Though Israel might not be able to postively effect mitigation efforts as much as larger countries, they should still make a great effort because of how much attention they receive.  Think about how awesome it would be if Israel received as much attention for it’s efforts to mitigate climate change, as it does for the conflicts within it’s borders.  The region is small, it’s influcence is not.  Therefore it should take climate change mitigation more seriously than other countries of it’s same size.  The country is small but the stakes are high.

Climate Change Impacts

As you can see below, Israel’s contribution to climate change is being followed and monitored, just as many other countries.  Surely the data is going to be critiqued and skewed by climate change deniers but these naysayers should not be given the dignity of an educated response.  They’re going to think what they want to think and deny the evidence in front of their faces no matter what the facts they’re presented with are.  If these climate change deniers are given the amount of attention they want, the community of climate scientists will forever be busy answering their ignorant questions instead of focusing on the more important issues.  In the end, impacts are going to be far more important than debate and rhetoric.

The science behind determining what has already happened is sure to be more reliable than theories about what is going to happen.  Does this mean that we shouldn’t hypothesize about what we think could happen to the world if we don’t do anything about anthropogenic climate change?  By no means!  It’s important to study what has happened and learn about what could possibly happen.  Quite possibly the most trusted source for information about future projections related to changing climate is the IPCC (Intergovernmental Panel on Climate Change).   There is a lot of information available on the website but what you might find to be facinating is how vague a lot of the projections are for Europe and the Mediterranian.  You’ll find many times that projections are followed by phrases like: “the evidence is mixed” or that the models “vary on both sides” (http://www.ipcc.ch/publications_and_data/ar4/wg1/en/ch11s11-3-2.html)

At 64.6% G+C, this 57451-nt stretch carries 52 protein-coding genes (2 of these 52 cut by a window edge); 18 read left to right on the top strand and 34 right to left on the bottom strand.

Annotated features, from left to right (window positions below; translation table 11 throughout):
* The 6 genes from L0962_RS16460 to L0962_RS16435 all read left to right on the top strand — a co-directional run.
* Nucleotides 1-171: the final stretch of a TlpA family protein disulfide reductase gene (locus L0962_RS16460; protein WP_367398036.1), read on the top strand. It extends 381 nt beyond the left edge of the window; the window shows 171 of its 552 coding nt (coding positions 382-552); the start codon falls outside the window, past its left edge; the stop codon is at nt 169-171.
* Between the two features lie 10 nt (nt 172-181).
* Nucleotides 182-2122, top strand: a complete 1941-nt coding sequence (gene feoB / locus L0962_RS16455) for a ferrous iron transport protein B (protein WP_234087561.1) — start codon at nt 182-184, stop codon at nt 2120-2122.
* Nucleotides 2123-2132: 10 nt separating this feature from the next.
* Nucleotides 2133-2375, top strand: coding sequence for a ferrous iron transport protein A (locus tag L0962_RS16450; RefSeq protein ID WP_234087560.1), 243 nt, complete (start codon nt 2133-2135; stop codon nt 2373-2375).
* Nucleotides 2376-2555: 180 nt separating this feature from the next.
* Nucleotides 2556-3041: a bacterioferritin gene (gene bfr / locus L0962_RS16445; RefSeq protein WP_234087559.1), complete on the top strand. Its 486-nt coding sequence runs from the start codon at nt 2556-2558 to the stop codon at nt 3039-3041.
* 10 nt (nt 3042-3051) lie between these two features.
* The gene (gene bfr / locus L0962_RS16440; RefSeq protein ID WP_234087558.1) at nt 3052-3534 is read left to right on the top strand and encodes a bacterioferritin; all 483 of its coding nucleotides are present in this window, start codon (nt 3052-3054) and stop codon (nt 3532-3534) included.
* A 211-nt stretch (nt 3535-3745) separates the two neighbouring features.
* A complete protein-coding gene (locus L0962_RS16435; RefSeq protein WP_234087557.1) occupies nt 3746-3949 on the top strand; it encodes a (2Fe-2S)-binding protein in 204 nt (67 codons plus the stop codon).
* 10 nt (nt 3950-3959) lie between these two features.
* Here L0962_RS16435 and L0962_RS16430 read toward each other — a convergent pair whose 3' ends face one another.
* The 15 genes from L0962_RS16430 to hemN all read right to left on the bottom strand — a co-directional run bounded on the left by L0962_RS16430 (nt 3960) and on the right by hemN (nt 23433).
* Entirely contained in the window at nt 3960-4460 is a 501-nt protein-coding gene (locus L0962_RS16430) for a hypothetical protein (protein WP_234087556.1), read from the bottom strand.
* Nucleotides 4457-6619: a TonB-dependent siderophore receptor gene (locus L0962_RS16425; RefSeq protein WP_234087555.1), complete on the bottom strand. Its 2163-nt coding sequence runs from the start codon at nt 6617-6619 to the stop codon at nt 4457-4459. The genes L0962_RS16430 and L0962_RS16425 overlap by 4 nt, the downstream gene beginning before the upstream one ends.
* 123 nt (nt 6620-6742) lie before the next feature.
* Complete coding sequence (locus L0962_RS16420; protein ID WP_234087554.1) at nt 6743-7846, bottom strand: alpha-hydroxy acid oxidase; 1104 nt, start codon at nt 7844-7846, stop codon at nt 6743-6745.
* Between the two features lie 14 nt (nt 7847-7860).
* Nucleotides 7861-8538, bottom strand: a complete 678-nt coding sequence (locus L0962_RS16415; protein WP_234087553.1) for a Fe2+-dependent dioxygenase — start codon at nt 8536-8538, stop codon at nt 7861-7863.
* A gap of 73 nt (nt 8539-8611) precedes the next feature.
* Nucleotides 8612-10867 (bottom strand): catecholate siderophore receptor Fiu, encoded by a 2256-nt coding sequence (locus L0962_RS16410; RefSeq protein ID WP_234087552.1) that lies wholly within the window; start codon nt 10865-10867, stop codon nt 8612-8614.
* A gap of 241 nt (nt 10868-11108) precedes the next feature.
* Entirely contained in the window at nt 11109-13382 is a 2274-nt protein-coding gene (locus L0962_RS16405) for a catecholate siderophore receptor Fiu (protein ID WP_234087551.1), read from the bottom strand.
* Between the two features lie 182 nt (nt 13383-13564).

However, this is not to say that there aren’t any predictions being made for how various regions will be impacted by climate change.  The most predominant tool used to support climate change is a trendline.  The reason for this is that we can chart what has already been found and also make predictions about how climate change will progress.  For example, see the graph below:

As you can see the data goes well beyond what we actually know.  It’s only the year 2012 but the graph goes up until 2100.  These projections could not have been formulated if we didn’t have data from the past and present.  However, the past and present give us reason to believe that these numbers might be accurate.  It’s interesting to have projections so far in the future!

It is certain that many different countries are going to be impacted by anthropogenic climate change, some regions more than others.  However, Asia is projected to be affected more than many others.  Israel is in Asia.  According to the intergovernmental panel on climate change, more than a billion people people in Asia could be “adeversely affected” by the 2050’s (http://www.ipcc.ch/publications_and_data/ar4/wg2/en/spmsspm-c-8-asia.html).  This is because changes are expected in various regions throughout Asia.  For instance, coastal regions are expected to be affected by increased flooding, which means that there will be more people that could be affected by diarrhoeal diseases that arise from an increase in flooding (ibid).

The reality of climate change affecting Asia is all too real.  Here are just a few things the IPCC is highly confident about:

  •  Sea level rise
  • “Significant losses to coastal ecosystems”
  • “Increases in endemic morbidity and mortality due to diarrhoeal disease.”

(Source: http://www.ipcc.ch/publications_and_data/ar4/wg2/en/ch10s10-es.html)